“With Buddy Ohm we are truly democratising resource data by utilising IoT class hardware, and leveraging the power of The Buddy Platform. Once operators and occupants have access to this data and the insights it can provide, they can be an active part of the effort to be more efficient.”
Smarter buildings, changing behavior
Buddy Ohm was designed to be flexible, measuring electricity from the grid, gas, steam, solar and water across many applications. But Buddy also sees great potential in using the system to make buildings more efficient. Buildings represent the vast majority of resource consumption in cities, so optimising the way they are used can have a big impact on the carbon footprint.
While there are a variety of expensive and complex systems available today for managing everything from elevators to HVAC, they are typically siloed and built specifically for the building engineer or operator. Often these expensive systems force operators to optimise their resource consumption using only historical data, which mean critical events that can negatively impact resource consumption are missed.
Also, for buildings that lack a traditional building management system (BMS) due to age or budgets, simple and straightforward monitoring using Buddy Ohm can help realise efficiencies and savings they might not otherwise have access to.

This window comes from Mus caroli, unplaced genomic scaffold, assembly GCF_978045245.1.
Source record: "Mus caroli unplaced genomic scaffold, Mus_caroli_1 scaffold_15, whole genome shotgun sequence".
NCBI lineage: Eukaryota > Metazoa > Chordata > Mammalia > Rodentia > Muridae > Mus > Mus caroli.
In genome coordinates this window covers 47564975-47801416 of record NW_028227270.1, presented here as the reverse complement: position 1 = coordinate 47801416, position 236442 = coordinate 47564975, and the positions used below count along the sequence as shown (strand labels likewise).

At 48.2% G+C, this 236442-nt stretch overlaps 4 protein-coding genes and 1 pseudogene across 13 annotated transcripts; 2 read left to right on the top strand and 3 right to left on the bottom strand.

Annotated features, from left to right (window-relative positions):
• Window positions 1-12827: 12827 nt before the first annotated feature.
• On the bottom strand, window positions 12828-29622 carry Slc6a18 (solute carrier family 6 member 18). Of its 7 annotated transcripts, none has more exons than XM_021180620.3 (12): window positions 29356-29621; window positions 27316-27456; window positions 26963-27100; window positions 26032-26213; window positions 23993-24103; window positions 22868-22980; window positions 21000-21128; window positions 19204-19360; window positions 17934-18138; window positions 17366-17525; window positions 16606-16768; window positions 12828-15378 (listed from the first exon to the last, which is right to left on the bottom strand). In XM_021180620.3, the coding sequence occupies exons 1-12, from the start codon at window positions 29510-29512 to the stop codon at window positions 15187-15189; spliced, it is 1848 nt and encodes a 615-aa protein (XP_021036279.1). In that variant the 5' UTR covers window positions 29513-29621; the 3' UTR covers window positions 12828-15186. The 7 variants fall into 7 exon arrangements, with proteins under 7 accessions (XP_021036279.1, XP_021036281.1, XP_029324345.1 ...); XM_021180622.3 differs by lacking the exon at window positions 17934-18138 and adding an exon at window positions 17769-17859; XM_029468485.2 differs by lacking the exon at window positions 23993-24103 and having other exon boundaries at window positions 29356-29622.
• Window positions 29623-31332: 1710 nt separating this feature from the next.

While these large systems are important, what they lack is an inexpensive, easy to install and intuitive solution for exposing real-time resource data for building occupants. Complex building infrastructure can be optimised to a certain point, but without the participation of the people living and working in these buildings, the next level of savings and conservation may never be reached.
Buddy Ohm also provides a complimentary front-end experience for the traditional BMS by providing engaging, modern and modular dashboards that over time help people develop a deeper understanding of the link between their actions and resource conservation.